WASHINGTON -- My inner Pollyanna was basking in blissfulness, rolling in the hay of righteous rhetoric, backstroking through the sunny sibilance of aspiration.
Since last October, I've spent part of my time in another world. For about three months, I reread the massive fantasy series The Wheel of Time by Robert Jordan. The final book, A Memory of Light, came out Jan. 8 and I was smart -- and loyal -- enough to pre-order it from our local bookstore in order to take advantage of a pretty great sale price.
Sometimes the leaders of the National Rifle Association don't seem to know how to take "yes" for an answer.
I'm not a Beyonce-hater … but I'm tired of Beyonce. I think she is a great performer and singer and I love some Destiny's Child, but I'm over her.
Nothing irks me more than to see a tree improperly pruned. Well, improper planting and no watering of new trees irks me too, but I'll save that for another time. Today I'd like to focus on the basics of tree pruning and next month I'll talk about utility line pruning. Being a hands-on person it's usually easier for me to show how-to rather explain how-to but I'll try. There's just so much to explain about the subject that there are text books and day-long seminars specifically dedicated to tree pruning so bear with me.
A couple weeks ago we talked about the Internet and the opportunities it's opened for everyone around the globe.
President Barack Obama's critics are shocked, shocked to hear him sound in his second inaugural address like what he is, a liberal progressive. One wonders what they expected.
If anyone bet money in the off-season that two brothers would face off in the Super Bowl, the name Manning would have certainly come to mind first.
Recently, the Congress approved the so-called "fiscal cliff" agreement. I voted against the final version of deal. The reason is pretty simple: the agreement raised spending. Again. Indeed, its passage seems to reaffirm a disturbing truth about today's Washington: compromises always lead to more spending, more debt, and too often, more taxes.
A lot of Camden residents and others who pass through Camden had a rough time of it last week when CSX Railroad closed not one, but two crossings in Dusty Bend to replace a 2,000-foot section of track.
NEW YORK -- To the world-weary, Lance Armstrong's confession to Oprah was just one more in a series.
The New Year brings new beginnings and a fresh start for many. It is with that in mind that I want to mention one of the great new programs in Kershaw County. The Kershaw County Youth Arbitration Program, which was first introduced in February of 2012, has been a fantastic addition to our county.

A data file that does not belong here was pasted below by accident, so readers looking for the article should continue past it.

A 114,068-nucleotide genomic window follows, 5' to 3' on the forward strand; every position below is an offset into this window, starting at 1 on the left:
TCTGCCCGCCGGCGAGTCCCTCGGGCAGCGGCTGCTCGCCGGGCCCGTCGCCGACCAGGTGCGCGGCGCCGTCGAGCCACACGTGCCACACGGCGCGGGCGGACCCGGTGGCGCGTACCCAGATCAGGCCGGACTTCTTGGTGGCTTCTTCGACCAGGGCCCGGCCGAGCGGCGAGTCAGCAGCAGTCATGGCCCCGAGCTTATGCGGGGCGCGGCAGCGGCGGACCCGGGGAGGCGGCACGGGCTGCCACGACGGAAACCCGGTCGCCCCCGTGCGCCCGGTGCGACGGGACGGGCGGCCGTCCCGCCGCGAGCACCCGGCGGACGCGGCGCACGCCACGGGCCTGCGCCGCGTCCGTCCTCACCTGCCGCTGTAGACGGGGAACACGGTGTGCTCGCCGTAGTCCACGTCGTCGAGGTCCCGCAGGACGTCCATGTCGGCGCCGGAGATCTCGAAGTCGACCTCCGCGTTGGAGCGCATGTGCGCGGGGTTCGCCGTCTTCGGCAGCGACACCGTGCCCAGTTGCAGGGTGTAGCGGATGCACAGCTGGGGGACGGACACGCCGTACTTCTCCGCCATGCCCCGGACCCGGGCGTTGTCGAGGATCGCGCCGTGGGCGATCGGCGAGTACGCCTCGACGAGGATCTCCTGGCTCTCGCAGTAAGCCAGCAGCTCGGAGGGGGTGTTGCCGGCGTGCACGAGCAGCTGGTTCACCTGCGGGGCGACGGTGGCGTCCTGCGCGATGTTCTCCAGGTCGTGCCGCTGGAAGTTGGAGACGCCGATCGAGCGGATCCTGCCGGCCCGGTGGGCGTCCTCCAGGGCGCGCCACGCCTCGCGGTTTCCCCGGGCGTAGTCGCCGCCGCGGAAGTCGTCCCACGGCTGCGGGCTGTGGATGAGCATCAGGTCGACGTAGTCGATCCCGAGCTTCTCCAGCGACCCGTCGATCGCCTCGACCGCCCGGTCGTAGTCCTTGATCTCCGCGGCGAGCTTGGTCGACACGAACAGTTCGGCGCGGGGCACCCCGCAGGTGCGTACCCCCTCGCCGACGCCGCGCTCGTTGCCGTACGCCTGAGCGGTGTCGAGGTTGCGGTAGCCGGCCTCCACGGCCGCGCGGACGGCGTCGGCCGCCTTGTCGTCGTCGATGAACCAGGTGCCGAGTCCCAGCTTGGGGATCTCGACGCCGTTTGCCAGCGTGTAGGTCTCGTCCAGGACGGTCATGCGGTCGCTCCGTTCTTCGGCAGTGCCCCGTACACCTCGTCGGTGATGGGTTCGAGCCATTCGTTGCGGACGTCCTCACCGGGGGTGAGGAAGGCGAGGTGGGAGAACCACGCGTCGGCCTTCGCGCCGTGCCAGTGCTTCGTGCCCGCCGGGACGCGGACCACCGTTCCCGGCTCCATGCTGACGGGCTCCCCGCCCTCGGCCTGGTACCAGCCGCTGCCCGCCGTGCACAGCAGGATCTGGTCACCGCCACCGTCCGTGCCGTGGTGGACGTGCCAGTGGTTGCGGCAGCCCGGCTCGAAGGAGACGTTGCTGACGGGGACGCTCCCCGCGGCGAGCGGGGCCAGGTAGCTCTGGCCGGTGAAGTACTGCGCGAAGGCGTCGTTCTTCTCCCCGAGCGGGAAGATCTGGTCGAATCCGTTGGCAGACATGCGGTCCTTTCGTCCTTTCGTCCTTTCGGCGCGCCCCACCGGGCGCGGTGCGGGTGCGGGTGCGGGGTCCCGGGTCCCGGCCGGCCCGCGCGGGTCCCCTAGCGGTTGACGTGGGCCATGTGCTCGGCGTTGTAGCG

The beginning of the new session of the South Carolina General Assembly will undoubtedly bring renewed efforts to pass school voucher legislation. Like fire ant hills in the summer, some new version of voucher legislation pops up every year in Columbia. Proponents package it differently from year to year, but the basic premise when you strip away the slick marketing is that public funds would be used to support private schools.
My heartfelt condolences go out to the family and friends of Aaron Swartz, who took his own life Friday at age 26.
Few things are as juicy as a high-profile trial involving wealthy celebrities, millions of dollars and accusations of dastardly deeds.
One of the many perks of living in the Midlands of South Carolina is our moderate climate. OK, maybe it hasn't felt so moderate the past few weeks, but think about New York, Boston, Minnesota, Michigan and other northern areas. Now, they know what cold really is!
If the soul of Camden resides in its communities of faith, surely its heart sits at 110 C East DeKalb St., the home of the Community Medical Clinic of Kershaw County, known far and wide as "The Free Clinic." The outpouring of love at the Clinic has proven to be a transformative force, continuously healing wounds of body, mind, and spirit.
Two weeks ago, during our weekly field trip, I was walking with my students along a dirt road in Manchester State Forest. There upon the dirt was a hairy strand of something, about the size of a cheap cigar and tapered at both ends. Earlier that day, we examined paw prints in the sand on the same dirt road. The students drew good connections from those tracks to this new observation, correctly calling it coyote scat. Coyotes are funny this way, dropping their scat in obvious places. In addition to waste excretion, they use feces to communicate their presence to ...
WASHINGTON -- "At least nobody died," we often hear in politics to explain away some regrettable act. As in:
So I read recently where some New England town has banned sledding, allegedly in the name of safety, but more in fear of possible lawsuits.
WASHINGTON -- I'm getting that deja vu feeling as House Republicans these past several days have failed to alter the public's perception they're incapable of governing.
For those of you who believe in an open internet in the United States, the fight is still on. For the moment, though, we can bask in the glory of the U.S. Federal Communication Commission's (FCC) 3-2 vote last week to impose so-called "net neutrality" rules on internet service providers (ISPs).
A friend, an only child, was talking about cleaning out her parents' house after the death of her father.
Throughout Old and New Testament times, most Jews and Gentiles consumed distilled liquor and believed it a healthy part of their daily diet. These beliefs and practices continued from the times of Christ through the settlement of America and the establishment of the United States.
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